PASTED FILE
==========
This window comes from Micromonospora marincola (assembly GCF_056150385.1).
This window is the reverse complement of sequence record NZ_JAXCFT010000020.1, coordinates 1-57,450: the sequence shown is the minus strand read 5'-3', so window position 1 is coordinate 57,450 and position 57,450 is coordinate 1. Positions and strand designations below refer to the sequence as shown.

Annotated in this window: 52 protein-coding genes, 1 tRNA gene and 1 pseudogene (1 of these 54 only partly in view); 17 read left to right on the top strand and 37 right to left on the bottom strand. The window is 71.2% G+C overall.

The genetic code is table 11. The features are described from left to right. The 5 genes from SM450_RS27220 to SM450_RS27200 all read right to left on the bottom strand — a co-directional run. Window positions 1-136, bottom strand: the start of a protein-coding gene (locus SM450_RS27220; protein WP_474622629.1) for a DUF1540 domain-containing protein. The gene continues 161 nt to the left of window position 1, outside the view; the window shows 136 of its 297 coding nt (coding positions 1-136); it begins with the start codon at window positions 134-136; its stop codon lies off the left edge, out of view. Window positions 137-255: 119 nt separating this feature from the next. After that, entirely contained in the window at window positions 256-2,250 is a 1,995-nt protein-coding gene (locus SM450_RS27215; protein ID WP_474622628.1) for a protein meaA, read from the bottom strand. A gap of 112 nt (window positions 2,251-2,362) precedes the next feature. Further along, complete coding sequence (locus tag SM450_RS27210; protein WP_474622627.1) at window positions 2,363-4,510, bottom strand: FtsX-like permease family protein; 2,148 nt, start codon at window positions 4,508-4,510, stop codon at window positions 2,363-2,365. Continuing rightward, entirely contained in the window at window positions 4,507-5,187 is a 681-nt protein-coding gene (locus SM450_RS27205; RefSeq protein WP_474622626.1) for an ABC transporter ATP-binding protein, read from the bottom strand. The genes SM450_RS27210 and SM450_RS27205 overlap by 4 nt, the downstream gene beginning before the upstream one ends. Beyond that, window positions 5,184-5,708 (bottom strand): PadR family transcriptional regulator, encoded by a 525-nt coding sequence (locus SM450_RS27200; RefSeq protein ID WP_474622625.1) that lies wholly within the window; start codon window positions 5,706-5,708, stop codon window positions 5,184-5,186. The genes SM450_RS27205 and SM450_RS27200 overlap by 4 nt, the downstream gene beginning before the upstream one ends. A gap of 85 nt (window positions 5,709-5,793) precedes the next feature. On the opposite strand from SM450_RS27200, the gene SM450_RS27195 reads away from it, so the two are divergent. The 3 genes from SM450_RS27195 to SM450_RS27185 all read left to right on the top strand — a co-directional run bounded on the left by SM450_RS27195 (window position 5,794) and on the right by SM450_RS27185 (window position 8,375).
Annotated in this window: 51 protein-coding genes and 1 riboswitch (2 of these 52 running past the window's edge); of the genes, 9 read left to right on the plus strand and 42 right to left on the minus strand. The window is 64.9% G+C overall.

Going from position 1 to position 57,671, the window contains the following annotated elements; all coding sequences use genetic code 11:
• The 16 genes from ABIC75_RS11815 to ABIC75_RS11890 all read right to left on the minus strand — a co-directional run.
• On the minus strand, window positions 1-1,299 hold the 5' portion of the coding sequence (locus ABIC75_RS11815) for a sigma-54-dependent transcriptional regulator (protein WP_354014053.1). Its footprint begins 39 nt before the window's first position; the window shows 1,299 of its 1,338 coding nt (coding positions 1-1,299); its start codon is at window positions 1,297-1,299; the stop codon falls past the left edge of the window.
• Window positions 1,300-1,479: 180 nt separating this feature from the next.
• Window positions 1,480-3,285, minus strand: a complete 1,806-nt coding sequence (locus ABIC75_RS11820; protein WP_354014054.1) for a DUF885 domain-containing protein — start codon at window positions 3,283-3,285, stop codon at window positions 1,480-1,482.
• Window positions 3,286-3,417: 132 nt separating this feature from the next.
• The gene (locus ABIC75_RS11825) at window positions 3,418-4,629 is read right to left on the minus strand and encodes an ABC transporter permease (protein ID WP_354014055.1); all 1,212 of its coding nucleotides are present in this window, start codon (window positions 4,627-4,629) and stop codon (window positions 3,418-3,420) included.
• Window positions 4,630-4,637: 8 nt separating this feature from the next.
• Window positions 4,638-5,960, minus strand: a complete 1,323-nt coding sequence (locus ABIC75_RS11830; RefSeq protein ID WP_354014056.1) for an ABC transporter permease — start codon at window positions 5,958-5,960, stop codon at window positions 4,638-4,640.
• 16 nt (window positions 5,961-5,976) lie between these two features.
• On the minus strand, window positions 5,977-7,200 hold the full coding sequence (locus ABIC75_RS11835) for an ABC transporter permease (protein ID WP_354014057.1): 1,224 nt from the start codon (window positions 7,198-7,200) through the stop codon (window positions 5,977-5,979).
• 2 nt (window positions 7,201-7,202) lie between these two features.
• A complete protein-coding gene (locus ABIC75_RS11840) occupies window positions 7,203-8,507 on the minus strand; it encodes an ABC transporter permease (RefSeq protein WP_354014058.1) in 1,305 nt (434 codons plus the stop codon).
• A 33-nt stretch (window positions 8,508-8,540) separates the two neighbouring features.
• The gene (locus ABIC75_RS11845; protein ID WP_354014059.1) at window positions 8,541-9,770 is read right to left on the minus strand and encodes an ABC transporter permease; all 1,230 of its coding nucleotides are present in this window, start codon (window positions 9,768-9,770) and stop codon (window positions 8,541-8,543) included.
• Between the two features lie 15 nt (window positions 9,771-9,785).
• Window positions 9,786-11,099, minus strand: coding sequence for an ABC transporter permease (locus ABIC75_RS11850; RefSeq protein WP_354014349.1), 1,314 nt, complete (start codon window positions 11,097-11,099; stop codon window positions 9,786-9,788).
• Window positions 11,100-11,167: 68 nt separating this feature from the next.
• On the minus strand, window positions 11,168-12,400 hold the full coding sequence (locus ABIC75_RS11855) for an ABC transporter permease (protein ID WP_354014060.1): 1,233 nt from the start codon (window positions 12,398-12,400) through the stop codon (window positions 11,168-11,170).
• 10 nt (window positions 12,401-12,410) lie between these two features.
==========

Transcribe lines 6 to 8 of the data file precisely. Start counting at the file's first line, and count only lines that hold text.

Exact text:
Going from position 1 to position 57,671, the window contains the following annotated elements; all coding sequences use genetic code 11:
• The 16 genes from ABIC75_RS11815 to ABIC75_RS11890 all read right to left on the minus strand — a co-directional run.
• On the minus strand, window positions 1-1,299 hold the 5' portion of the coding sequence (locus ABIC75_RS11815) for a sigma-54-dependent transcriptional regulator (protein WP_354014053.1). Its footprint begins 39 nt before the window's first position; the window shows 1,299 of its 1,338 coding nt (coding positions 1-1,299); its start codon is at window positions 1,297-1,299; the stop codon falls past the left edge of the window.